Learning environments that are fun and engaging rather than dry give learners stronger motivation to persist and take charge of their own educational outcomes. Because positive attitudes to learning foster positive teaching and learning environments, gamification in education has become an important concept and has seen educators find innovative ways to introduce elements of game design to the classroom.
The Digital Memory Toolkit is an innovative initiative that addresses the digital literacy gap in African digital community projects. Developed in partnership with the Goethe Institut, this toolkit equips project teams with the necessary insights and tools to undertake digital community projects. These projects not only preserve local knowledge but also empower community members through skills training and engagement. The toolkit serves as an introductory training manual for African NGOs, libraries, archives, museums, and schools, enabling them to initiate and manage digital community projects using open-source technology and community volunteers.
African communities have a rich heritage and culture, but the preservation of this heritage has been challenging due to a lack of digital literacy and resources. This made it difficult for digital community projects to effectively document and preserve local knowledge. Moreover, the absence of relevant skills training and community engagement hindered the empowerment of individuals in these communities.
To address these challenges, the Digital Memory Toolkit was developed as a comprehensive resource. The toolkit is divided into three main parts:
- Project Management: Provides guidance on setting up a digital community project, including project planning and management insights.
- Digital Media Training and E-Skills Development: Focuses on developing digital literacy by offering training on software usage, oral history methodology, and digital resource management. This section is crucial for empowering community members and building capacity.
- Case Studies and First-Hand Accounts: A working toolkit for project teams containing practical examples and narratives from successful digital community projects.
Through this structured approach, the toolkit ensures that project teams are well-equipped to undertake digital community projects while fostering skills development and community engagement.
In recent years, a global increase in access to the Internet coupled with a demand for quality and affordable higher education and a willingness on the part of faculty at some international higher education institutions (HEIs) to experiment with Web 2.0 tools and concepts has resulted in the substantial growth of Massive Open Online Courses (MOOCs). The growth in these courses is driven primarily by issues of cost and access, as outlined by Cathy N. Davidson in her article ‘Are MOOCs Really the Future of the University?’. In parts of the developing world, in particular countries in Africa, an already-existing skills shortage is exacerbated by limited access to HEIs and the sometimes prohibitive cost of obtaining a degree. In contexts such as these, MOOCs have been proposed as a potential solution. However, the utopian vision put forward by proponents of the system – free, quality education delivered online – is countered by anxiety from some faculty members at HEIs, focused predominantly on what this would mean for the traditional university system.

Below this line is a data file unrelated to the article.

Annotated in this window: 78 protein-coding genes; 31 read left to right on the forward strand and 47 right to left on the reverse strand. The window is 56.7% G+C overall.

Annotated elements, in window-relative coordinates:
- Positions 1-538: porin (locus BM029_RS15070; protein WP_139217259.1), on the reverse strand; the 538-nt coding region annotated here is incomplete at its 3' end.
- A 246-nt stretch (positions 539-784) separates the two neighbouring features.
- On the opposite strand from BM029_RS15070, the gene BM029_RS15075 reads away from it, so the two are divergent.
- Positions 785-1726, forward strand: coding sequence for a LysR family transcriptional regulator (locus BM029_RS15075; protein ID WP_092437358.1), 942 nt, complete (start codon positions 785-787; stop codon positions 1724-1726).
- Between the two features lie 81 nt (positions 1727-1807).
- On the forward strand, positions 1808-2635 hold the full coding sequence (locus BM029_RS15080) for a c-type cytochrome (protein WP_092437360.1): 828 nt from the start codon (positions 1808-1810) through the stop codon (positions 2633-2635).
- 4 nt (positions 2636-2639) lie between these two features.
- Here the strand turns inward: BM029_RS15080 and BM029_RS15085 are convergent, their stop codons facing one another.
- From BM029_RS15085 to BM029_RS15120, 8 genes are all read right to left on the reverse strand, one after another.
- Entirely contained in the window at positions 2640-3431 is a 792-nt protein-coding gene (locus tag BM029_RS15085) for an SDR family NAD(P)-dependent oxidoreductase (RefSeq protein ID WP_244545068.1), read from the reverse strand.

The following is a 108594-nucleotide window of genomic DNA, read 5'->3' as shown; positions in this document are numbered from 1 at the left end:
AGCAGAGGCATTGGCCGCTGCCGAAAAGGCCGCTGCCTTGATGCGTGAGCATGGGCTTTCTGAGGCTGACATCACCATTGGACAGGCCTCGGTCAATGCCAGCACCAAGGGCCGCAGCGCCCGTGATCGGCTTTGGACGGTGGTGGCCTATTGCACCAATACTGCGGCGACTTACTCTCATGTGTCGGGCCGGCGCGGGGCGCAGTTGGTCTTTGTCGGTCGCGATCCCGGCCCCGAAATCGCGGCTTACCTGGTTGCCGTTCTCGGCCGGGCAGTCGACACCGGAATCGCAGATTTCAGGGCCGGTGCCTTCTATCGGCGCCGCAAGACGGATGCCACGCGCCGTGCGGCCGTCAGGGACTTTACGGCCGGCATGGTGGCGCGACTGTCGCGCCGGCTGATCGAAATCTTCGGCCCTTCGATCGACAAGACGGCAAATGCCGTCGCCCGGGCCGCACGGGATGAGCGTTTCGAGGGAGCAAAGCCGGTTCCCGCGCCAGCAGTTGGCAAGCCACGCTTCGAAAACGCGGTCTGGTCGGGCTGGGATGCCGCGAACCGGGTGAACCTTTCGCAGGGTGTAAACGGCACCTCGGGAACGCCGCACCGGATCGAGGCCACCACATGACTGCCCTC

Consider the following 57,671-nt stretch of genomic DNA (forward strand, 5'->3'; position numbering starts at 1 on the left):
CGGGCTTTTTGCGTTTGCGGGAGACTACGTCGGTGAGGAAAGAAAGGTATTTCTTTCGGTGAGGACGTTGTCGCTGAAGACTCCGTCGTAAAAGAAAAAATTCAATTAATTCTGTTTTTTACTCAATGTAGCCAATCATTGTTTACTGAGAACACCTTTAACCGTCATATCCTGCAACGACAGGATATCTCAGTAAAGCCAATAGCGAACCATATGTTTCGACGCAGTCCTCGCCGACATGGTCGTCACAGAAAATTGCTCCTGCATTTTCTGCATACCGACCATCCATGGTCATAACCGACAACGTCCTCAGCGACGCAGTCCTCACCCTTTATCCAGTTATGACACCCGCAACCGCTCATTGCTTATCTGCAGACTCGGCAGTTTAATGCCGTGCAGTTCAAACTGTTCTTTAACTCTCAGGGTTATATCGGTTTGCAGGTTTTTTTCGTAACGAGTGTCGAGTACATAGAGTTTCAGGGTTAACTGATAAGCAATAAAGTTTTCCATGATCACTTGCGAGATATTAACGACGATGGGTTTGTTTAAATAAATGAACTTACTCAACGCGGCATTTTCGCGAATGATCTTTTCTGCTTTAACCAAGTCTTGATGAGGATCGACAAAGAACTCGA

What is a MOOC?
What then, differentiates MOOCs from the online learning already practiced by many HEIs in South Africa? MOOCs are ‘massive’ – some courses have enrolments of over 100,000 students – and are ‘open’ in the sense that anyone can register to attend the course (often without paying any fees). A recent webinar presented by Paul Stacey discussed ‘The Pedagogy of MOOCs’ and provided a history of the MOOC movement. Stacey explained that the cMOOCs were the first iteration of this courseware and focused on “knowledge creation and generation rather than knowledge duplication” (Stacey, 2013). These MOOCs were experiments in pedagogy as well as courses but although interesting in their own right failed to receive the enrolments and recognition that later MOOCs have.